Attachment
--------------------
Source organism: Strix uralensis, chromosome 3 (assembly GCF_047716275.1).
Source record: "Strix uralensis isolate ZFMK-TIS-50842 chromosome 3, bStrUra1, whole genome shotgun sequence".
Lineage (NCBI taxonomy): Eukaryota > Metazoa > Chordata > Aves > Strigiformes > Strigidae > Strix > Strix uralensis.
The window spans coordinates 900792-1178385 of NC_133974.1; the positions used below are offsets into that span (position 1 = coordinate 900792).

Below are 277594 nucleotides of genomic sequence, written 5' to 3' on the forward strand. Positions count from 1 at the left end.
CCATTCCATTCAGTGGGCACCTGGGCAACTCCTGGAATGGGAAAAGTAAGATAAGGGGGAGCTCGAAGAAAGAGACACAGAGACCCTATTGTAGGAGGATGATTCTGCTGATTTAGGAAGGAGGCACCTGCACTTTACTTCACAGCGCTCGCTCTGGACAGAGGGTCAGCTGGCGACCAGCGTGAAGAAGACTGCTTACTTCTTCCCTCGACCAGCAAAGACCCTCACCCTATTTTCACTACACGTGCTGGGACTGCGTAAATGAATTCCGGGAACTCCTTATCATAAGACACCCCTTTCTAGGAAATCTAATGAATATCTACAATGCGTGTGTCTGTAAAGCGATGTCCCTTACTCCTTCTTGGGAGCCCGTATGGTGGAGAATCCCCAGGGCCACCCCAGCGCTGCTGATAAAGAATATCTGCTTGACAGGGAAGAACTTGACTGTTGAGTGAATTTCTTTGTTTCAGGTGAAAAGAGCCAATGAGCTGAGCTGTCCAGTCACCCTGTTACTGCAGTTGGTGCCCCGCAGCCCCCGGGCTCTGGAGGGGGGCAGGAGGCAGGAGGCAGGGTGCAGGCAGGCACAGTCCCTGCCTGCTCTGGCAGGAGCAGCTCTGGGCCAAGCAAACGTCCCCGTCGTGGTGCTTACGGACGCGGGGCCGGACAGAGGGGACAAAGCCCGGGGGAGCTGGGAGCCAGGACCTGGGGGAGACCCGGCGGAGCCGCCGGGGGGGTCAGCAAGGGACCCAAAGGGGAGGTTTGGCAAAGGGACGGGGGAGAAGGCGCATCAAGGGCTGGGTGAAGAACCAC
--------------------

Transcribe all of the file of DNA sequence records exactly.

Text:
Source organism: Strix uralensis, chromosome 3 (assembly GCF_047716275.1).
Source record: "Strix uralensis isolate ZFMK-TIS-50842 chromosome 3, bStrUra1, whole genome shotgun sequence".
Lineage (NCBI taxonomy): Eukaryota > Metazoa > Chordata > Aves > Strigiformes > Strigidae > Strix > Strix uralensis.
The window spans coordinates 900792-1178385 of NC_133974.1; the positions used below are offsets into that span (position 1 = coordinate 900792).

Below are 277594 nucleotides of genomic sequence, written 5' to 3' on the forward strand. Positions count from 1 at the left end.
CCATTCCATTCAGTGGGCACCTGGGCAACTCCTGGAATGGGAAAAGTAAGATAAGGGGGAGCTCGAAGAAAGAGACACAGAGACCCTATTGTAGGAGGATGATTCTGCTGATTTAGGAAGGAGGCACCTGCACTTTACTTCACAGCGCTCGCTCTGGACAGAGGGTCAGCTGGCGACCAGCGTGAAGAAGACTGCTTACTTCTTCCCTCGACCAGCAAAGACCCTCACCCTATTTTCACTACACGTGCTGGGACTGCGTAAATGAATTCCGGGAACTCCTTATCATAAGACACCCCTTTCTAGGAAATCTAATGAATATCTACAATGCGTGTGTCTGTAAAGCGATGTCCCTTACTCCTTCTTGGGAGCCCGTATGGTGGAGAATCCCCAGGGCCACCCCAGCGCTGCTGATAAAGAATATCTGCTTGACAGGGAAGAACTTGACTGTTGAGTGAATTTCTTTGTTTCAGGTGAAAAGAGCCAATGAGCTGAGCTGTCCAGTCACCCTGTTACTGCAGTTGGTGCCCCGCAGCCCCCGGGCTCTGGAGGGGGGCAGGAGGCAGGAGGCAGGGTGCAGGCAGGCACAGTCCCTGCCTGCTCTGGCAGGAGCAGCTCTGGGCCAAGCAAACGTCCCCGTCGTGGTGCTTACGGACGCGGGGCCGGACAGAGGGGACAAAGCCCGGGGGAGCTGGGAGCCAGGACCTGGGGGAGACCCGGCGGAGCCGCCGGGGGGGTCAGCAAGGGACCCAAAGGGGAGGTTTGGCAAAGGGACGGGGGAGAAGGCGCATCAAGGGCTGGGTGAAGAACCAC